Houston — An appeals court refused Sunday to allow the Trump administration to resume detaining immigrant children in hotel rooms before expelling them under rules adopted during the coronavirus pandemic. 

Three judges on the 9th U.S. Circuit Court of Appeals left in place a lower court’s order that requires the U.S. to stop using hotels in most situations to detain children unaccompanied by a parent. The judges denied the U.S. government’s request for a stay of that order.

Border agents since March have placed at least 577 unaccompanied children in hotel rooms before expelling them from the country without a chance to request asylum or other immigration protections. The Trump administration argues it has to expel most people crossing the border due to public health considerations. Advocates for immigrants accuse the administration of using the coronavirus as a pretext to restrict immigration.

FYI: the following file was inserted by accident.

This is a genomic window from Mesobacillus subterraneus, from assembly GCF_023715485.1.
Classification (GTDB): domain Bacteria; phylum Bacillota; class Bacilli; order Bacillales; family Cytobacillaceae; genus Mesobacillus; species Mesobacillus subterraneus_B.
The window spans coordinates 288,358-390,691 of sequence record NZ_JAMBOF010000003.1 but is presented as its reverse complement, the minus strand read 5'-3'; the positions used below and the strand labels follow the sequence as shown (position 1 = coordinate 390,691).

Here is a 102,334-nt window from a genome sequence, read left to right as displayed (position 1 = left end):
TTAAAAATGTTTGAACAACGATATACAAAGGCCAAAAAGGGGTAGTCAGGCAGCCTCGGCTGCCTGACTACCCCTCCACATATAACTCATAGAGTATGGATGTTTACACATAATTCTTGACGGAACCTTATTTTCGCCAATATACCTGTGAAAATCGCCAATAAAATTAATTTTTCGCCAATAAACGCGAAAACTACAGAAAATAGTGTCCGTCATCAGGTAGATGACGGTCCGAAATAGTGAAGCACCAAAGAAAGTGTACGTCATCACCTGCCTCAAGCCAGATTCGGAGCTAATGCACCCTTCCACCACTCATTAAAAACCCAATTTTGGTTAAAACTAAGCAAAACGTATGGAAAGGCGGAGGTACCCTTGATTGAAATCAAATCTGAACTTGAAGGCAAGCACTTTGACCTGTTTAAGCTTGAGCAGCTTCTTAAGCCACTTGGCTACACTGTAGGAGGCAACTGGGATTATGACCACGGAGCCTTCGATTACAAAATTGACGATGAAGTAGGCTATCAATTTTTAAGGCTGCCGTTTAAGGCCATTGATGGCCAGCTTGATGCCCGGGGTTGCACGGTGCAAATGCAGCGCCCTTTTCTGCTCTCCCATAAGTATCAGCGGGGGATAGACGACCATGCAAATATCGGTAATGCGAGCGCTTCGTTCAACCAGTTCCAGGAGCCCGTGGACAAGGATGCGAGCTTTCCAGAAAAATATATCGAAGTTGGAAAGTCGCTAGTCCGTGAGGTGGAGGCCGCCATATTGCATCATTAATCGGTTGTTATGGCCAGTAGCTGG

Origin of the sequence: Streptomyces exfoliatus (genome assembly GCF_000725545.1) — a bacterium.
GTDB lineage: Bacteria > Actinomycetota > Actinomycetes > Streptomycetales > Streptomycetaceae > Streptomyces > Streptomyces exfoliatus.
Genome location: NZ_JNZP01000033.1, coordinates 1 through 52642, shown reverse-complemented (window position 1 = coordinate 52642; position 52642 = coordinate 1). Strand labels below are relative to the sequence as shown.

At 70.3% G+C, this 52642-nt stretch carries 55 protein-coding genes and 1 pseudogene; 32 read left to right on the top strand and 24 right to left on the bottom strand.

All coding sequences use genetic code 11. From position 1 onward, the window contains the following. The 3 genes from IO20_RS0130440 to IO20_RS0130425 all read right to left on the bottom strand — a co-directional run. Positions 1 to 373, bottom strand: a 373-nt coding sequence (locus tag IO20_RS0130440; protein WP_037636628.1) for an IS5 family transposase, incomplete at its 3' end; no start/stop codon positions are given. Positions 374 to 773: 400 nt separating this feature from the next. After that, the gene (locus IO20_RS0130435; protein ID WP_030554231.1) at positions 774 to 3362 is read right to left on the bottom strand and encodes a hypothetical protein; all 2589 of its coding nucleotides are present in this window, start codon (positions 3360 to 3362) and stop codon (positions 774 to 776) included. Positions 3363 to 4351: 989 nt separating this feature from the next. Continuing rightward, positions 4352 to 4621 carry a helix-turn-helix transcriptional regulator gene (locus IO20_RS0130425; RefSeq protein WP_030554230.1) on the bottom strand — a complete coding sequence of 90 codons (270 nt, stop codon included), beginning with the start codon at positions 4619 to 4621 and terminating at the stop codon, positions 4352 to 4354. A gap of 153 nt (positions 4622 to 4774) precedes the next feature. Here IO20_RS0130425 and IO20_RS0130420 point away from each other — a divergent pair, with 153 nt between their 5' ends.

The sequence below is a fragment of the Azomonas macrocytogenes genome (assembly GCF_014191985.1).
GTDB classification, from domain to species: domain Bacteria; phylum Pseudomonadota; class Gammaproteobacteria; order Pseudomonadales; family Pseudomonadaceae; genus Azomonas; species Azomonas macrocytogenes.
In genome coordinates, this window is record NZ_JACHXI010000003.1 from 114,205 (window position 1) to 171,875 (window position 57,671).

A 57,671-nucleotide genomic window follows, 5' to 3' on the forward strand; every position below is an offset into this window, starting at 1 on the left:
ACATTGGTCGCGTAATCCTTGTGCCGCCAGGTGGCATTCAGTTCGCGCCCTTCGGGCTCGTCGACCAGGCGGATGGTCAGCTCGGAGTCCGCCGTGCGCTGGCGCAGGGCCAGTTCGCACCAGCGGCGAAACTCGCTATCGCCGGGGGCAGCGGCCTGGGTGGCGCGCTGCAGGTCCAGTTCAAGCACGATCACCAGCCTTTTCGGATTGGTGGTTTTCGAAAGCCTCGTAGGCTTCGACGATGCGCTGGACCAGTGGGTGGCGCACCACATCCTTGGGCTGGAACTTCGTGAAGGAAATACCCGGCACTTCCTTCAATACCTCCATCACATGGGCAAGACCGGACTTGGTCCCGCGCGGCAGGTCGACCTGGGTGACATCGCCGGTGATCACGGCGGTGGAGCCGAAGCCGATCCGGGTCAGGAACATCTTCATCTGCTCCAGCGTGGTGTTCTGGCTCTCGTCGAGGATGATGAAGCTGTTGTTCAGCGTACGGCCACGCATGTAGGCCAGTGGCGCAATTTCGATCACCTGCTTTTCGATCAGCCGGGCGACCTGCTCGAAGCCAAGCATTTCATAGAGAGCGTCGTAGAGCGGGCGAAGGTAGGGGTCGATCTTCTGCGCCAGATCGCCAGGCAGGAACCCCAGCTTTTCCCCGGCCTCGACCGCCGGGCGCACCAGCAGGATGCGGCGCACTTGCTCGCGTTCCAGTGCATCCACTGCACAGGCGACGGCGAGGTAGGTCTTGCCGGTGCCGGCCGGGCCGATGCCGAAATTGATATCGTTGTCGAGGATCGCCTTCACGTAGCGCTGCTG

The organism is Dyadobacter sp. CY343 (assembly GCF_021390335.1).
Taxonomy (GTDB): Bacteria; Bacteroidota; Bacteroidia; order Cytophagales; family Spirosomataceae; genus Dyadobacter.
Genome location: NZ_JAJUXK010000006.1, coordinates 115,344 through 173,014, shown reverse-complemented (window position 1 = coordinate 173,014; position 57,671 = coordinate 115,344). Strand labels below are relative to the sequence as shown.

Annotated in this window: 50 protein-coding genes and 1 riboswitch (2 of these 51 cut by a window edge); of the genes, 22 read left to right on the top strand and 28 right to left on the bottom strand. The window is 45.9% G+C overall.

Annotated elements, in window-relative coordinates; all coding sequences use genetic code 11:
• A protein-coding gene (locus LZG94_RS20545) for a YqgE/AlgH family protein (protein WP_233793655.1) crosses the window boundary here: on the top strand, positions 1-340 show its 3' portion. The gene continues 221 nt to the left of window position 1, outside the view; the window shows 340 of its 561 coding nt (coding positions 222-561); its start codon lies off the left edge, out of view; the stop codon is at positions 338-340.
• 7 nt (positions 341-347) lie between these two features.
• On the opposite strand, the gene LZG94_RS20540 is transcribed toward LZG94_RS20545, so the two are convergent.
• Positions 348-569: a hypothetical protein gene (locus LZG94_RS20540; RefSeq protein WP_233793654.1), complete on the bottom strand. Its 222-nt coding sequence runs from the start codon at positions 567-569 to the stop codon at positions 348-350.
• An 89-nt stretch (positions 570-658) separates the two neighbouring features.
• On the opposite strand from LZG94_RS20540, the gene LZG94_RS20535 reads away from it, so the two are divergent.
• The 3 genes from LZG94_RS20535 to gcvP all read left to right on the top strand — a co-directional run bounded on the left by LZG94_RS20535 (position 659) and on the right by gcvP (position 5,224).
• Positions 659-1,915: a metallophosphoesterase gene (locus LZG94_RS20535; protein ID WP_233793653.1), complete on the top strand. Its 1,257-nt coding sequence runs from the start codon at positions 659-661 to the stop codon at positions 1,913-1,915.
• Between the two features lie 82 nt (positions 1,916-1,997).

“It is a sad fact that court involvement was needed once again to ensure the basic safety of children,” said Leecia Welch, an attorney with the National Center for Youth Law.

The appeals court judges were sharply critical of the administration during oral arguments, questioning why children in the hotels weren’t guaranteed access to lawyers and why the government wasn’t using existing youth shelters that have thousands of empty beds. Those shelters offer legal services as required under a longstanding court settlement known as the Flores agreement.

A spokeswoman for the Justice Department did not immediately respond to a request for comment Sunday.

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